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The remote origins of the human race. Miocene hominoids

The remote origins of the human race. Miocene hominoids

Author: Carlos A. Marmelada

1.- Introduction

From the point of view of the classification of living beings, the order of primates is divided into three suborders (Prosimii, Tarsioidea and Anthropoidea). The suborder Anthropoidea is in turn divided into three superfamilies (Ceboidea, consisting of the New World monkeys; Cercopithecoidea, consisting of the Old World monkeys) and Hominoidea, a superfamily which, in turn, is divided into three families (Hylobatidae, to which gibbons belong; Pongidae, which includes gorillas and chimpanzees; and Hominidae). The hominid family is made up of numerous genera, including the human genus, which in turn is made up of numerous species, of which only our own species survives today: Homo sapiens *(1).

Thus, from the perspective of the biological evolution of organisms, humans are descended from some form of pre-human hominid (presumably some species of gracile australopithecine or perhaps some as yet unknown species); which, in turn, evolved from some species of Late Miocene or Upper Miocene hominoid. Thus, if we want to know anything about our biological origins, we should go back to the Miocene hominoids to find out which specimen initiated the morphological and behavioural transformations that, over the course of several million years, would lead to the emergence of the human genus.

2.- The first hominoids

For a while it was assumed that hominoids had their phyletic origin in the late Oligocene (32-26 million years ago, henceforth: Ma.). Specifically, Aegyptopithecus (ca. 32-30 Ma.) was considered to be the Oligocene ape that could have been the precursor of the Miocene hominoids. The similarity of the dentition of Aegyptopithecus to that of representatives of the genus Proconsul supported this hypothesis. However, the fact that all the remains of Aegyptopithecus that have been found to date belong to a single site, located in the Egyptian locality of Fayum *(2), raises many doubts about the supposed ancestry of this specimen with respect to the Miocene hominoids. Indeed, this uniqueness requires extreme caution, as it is very risky to draw general conclusions from a single phenomenon: how can the characteristics of Aegyptopithecus be considered representative of the evolution of primates at this time, when it is a unique sample ? In fact, the hypothesis that Aegyptopithecus was nothing more than the local adaptation of a certain genus of oligocenic primates cannot be ruled out. On the other hand, although its dentition is older than that of Proconsul and although it is similar to that of this specimen, this is not a decisive fact for considering it to be its ancestor.

In any case, Aegyptopithecus zeuxis was a primate that could weigh about 6 kg. Several skulls have been found, as well as various bones of the postcranial skeleton corresponding to parts of the arms, feet and tail. Its dentition suggests that its per diem expenses must have been frugivorous (based on fruit consumption). We are not sure whether it moved on all fours along the branches or whether it hung from them to move from one place to another by swinging (brachiation), as orangutans or siamangs do. Apparently males were larger than females, suggesting that their social biology could imply that they lived in a harem structure formed by a group of females controlled by a dominant male or alpha male; if this were so, males would have to compete with each other to dominate a harem, hence natural selection favoured larger body and canine size for males over females, a phenomenon known as sexual dimorphism. Of course, this interpretation is based on the assumption that Aegyptopithecus zeuxis had a social biology similar to that of modern gorillas *(3), but this is not absolutely certain.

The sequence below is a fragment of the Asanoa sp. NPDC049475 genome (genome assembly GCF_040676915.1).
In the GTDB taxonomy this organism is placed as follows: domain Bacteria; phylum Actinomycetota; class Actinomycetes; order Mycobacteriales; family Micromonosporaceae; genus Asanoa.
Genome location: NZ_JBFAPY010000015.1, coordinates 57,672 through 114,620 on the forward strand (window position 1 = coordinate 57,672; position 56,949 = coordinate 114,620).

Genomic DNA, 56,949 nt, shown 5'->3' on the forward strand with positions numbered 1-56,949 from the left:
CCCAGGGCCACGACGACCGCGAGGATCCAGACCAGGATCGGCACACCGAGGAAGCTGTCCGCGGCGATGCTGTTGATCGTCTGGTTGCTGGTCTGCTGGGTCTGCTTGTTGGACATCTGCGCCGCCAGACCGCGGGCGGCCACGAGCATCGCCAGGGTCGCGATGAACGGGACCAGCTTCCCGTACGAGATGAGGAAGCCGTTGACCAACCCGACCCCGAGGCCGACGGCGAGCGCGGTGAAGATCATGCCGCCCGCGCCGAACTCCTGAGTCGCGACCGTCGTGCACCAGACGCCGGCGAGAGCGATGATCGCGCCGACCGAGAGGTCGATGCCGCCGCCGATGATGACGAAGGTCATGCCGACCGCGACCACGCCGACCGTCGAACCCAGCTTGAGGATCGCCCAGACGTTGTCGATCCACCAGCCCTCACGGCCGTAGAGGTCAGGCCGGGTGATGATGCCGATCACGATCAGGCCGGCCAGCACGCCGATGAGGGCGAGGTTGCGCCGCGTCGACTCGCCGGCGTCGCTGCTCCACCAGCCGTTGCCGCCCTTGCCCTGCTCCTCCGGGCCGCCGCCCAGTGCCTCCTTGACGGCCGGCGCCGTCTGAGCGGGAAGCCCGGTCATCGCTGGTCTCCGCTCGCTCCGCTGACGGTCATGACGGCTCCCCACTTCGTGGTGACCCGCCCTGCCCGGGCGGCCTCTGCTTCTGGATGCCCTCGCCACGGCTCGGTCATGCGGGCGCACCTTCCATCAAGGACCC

However, today it is not generally accepted that Aegyptopithecus is the Oligocene ancestor of the hominoid superfamily. In fact, it is even doubted that hominoids have their origin in any Oligocene primate species. Since the oldest known hominoid genus, Proconsul, traces its origins to the Lower Miocene, there is now a tendency to place the origin of this superfamily there.

The Miocene *(4) is the golden age of hominoids, during this period they will emerge and reach their fluorit, their splendour as an evolutionary group . For the moment, the oldest known hominoids are those belonging to the genus Proconsul. Specifically, there are five species of this genus: P. africanus, P. nyanzae, P. heseloni, P. rangwapithecus gordoni and P. major.

Members of this genus could range in size from 35 to 10 kg. Their mode of locomotion was quadrupedal movement over branches. It seems that the ecological environment of Proconsul was that of the tropical forest, although it would include some areas of open savannah. The sites that have yielded remains of Proconsulson: Songhor, Rusinga, Fort Ternan and Napak (the first three are in Kenya and the fourth in Uganda).

From the point of view of evolutionary relationships, we do not know who were the precursors of Proconsul. Although there are several species of Proconsulidae, it is not possible to establish any certain phylogenetic derivation from them. As far as its descendants are concerned, in the late 1980s it was considered "the last of the common ancestors of the great apes and man" *(5).

Another Lower Miocene hominoid is Morotopithecus bishopi (found at the Moroto I and II sites in Uganda), which is at least 20 Ma old. From a phylogenetic point of view they were either the ancestors of all apes or at least of the higher apes before the separation of the orangutan from the group gorillas, chimpanzees and hominids.

Explaining how the radiation of Miocene hominoids across the Old Continent from Africa occurred is extremely difficult. The same difficulties are encountered when trying to explain the transition from the African apes of the Lower Miocene to the variety of European and Asian forms that can be observed in the Middle Miocene period.